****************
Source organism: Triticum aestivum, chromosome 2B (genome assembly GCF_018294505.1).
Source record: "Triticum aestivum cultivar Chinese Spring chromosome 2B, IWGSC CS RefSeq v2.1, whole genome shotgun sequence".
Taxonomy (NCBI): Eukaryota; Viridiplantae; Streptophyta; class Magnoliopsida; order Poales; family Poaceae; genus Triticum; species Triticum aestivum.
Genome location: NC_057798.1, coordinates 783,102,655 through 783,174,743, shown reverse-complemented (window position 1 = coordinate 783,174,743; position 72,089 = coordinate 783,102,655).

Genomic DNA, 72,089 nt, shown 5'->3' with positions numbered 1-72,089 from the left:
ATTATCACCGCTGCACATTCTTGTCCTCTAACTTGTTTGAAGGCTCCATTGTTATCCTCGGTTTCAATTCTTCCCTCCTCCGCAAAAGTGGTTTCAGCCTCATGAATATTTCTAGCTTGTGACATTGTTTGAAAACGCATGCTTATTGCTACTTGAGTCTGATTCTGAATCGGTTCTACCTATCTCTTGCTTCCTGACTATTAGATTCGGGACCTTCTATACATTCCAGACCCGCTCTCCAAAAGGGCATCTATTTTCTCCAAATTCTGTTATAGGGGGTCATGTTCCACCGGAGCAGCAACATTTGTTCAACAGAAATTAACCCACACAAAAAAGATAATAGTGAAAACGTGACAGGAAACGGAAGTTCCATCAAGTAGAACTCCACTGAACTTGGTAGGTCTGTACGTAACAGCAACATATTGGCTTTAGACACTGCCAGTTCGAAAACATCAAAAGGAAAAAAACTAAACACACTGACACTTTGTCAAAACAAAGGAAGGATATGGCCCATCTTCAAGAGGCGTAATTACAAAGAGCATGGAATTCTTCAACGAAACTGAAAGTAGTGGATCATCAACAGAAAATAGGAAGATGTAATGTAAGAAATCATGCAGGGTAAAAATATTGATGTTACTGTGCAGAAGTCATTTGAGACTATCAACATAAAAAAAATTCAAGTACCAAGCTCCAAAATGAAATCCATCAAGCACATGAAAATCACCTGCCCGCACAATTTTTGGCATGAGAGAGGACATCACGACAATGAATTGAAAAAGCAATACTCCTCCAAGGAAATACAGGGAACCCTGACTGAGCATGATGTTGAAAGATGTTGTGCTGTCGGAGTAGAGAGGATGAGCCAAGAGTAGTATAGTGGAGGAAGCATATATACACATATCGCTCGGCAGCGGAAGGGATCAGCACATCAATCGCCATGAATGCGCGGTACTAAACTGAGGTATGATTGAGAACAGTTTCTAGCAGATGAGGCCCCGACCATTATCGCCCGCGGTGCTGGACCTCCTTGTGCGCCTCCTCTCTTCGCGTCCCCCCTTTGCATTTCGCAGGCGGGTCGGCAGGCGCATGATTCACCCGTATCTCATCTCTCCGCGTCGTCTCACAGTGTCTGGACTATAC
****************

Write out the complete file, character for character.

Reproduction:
Source organism: Triticum aestivum, chromosome 2B (genome assembly GCF_018294505.1).
Source record: "Triticum aestivum cultivar Chinese Spring chromosome 2B, IWGSC CS RefSeq v2.1, whole genome shotgun sequence".
Taxonomy (NCBI): Eukaryota; Viridiplantae; Streptophyta; class Magnoliopsida; order Poales; family Poaceae; genus Triticum; species Triticum aestivum.
Genome location: NC_057798.1, coordinates 783,102,655 through 783,174,743, shown reverse-complemented (window position 1 = coordinate 783,174,743; position 72,089 = coordinate 783,102,655).

Genomic DNA, 72,089 nt, shown 5'->3' with positions numbered 1-72,089 from the left:
ATTATCACCGCTGCACATTCTTGTCCTCTAACTTGTTTGAAGGCTCCATTGTTATCCTCGGTTTCAATTCTTCCCTCCTCCGCAAAAGTGGTTTCAGCCTCATGAATATTTCTAGCTTGTGACATTGTTTGAAAACGCATGCTTATTGCTACTTGAGTCTGATTCTGAATCGGTTCTACCTATCTCTTGCTTCCTGACTATTAGATTCGGGACCTTCTATACATTCCAGACCCGCTCTCCAAAAGGGCATCTATTTTCTCCAAATTCTGTTATAGGGGGTCATGTTCCACCGGAGCAGCAACATTTGTTCAACAGAAATTAACCCACACAAAAAAGATAATAGTGAAAACGTGACAGGAAACGGAAGTTCCATCAAGTAGAACTCCACTGAACTTGGTAGGTCTGTACGTAACAGCAACATATTGGCTTTAGACACTGCCAGTTCGAAAACATCAAAAGGAAAAAAACTAAACACACTGACACTTTGTCAAAACAAAGGAAGGATATGGCCCATCTTCAAGAGGCGTAATTACAAAGAGCATGGAATTCTTCAACGAAACTGAAAGTAGTGGATCATCAACAGAAAATAGGAAGATGTAATGTAAGAAATCATGCAGGGTAAAAATATTGATGTTACTGTGCAGAAGTCATTTGAGACTATCAACATAAAAAAAATTCAAGTACCAAGCTCCAAAATGAAATCCATCAAGCACATGAAAATCACCTGCCCGCACAATTTTTGGCATGAGAGAGGACATCACGACAATGAATTGAAAAAGCAATACTCCTCCAAGGAAATACAGGGAACCCTGACTGAGCATGATGTTGAAAGATGTTGTGCTGTCGGAGTAGAGAGGATGAGCCAAGAGTAGTATAGTGGAGGAAGCATATATACACATATCGCTCGGCAGCGGAAGGGATCAGCACATCAATCGCCATGAATGCGCGGTACTAAACTGAGGTATGATTGAGAACAGTTTCTAGCAGATGAGGCCCCGACCATTATCGCCCGCGGTGCTGGACCTCCTTGTGCGCCTCCTCTCTTCGCGTCCCCCCTTTGCATTTCGCAGGCGGGTCGGCAGGCGCATGATTCACCCGTATCTCATCTCTCCGCGTCGTCTCACAGTGTCTGGACTATAC